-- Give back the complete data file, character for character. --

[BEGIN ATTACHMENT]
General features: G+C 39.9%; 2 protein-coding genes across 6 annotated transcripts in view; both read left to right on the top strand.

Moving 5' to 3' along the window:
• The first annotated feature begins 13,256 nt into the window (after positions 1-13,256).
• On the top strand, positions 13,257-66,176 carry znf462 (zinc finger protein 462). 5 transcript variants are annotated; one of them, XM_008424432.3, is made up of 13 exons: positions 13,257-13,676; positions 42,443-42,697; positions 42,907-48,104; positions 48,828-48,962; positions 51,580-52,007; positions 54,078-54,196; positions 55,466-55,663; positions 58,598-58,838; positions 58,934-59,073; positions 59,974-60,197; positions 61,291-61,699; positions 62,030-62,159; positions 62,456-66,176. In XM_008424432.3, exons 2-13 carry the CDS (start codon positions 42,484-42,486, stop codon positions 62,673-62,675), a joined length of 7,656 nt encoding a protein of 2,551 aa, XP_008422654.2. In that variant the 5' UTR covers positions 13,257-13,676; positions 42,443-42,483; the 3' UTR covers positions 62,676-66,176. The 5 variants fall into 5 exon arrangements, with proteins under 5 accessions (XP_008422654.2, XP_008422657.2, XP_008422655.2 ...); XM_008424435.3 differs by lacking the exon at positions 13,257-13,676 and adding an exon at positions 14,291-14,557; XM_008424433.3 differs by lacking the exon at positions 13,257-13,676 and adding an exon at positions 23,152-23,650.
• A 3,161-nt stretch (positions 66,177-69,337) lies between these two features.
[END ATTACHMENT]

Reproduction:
General features: G+C 39.9%; 2 protein-coding genes across 6 annotated transcripts in view; both read left to right on the top strand.

Moving 5' to 3' along the window:
• The first annotated feature begins 13,256 nt into the window (after positions 1-13,256).
• On the top strand, positions 13,257-66,176 carry znf462 (zinc finger protein 462). 5 transcript variants are annotated; one of them, XM_008424432.3, is made up of 13 exons: positions 13,257-13,676; positions 42,443-42,697; positions 42,907-48,104; positions 48,828-48,962; positions 51,580-52,007; positions 54,078-54,196; positions 55,466-55,663; positions 58,598-58,838; positions 58,934-59,073; positions 59,974-60,197; positions 61,291-61,699; positions 62,030-62,159; positions 62,456-66,176. In XM_008424432.3, exons 2-13 carry the CDS (start codon positions 42,484-42,486, stop codon positions 62,673-62,675), a joined length of 7,656 nt encoding a protein of 2,551 aa, XP_008422654.2. In that variant the 5' UTR covers positions 13,257-13,676; positions 42,443-42,483; the 3' UTR covers positions 62,676-66,176. The 5 variants fall into 5 exon arrangements, with proteins under 5 accessions (XP_008422654.2, XP_008422657.2, XP_008422655.2 ...); XM_008424435.3 differs by lacking the exon at positions 13,257-13,676 and adding an exon at positions 14,291-14,557; XM_008424433.3 differs by lacking the exon at positions 13,257-13,676 and adding an exon at positions 23,152-23,650.
• A 3,161-nt stretch (positions 66,177-69,337) lies between these two features.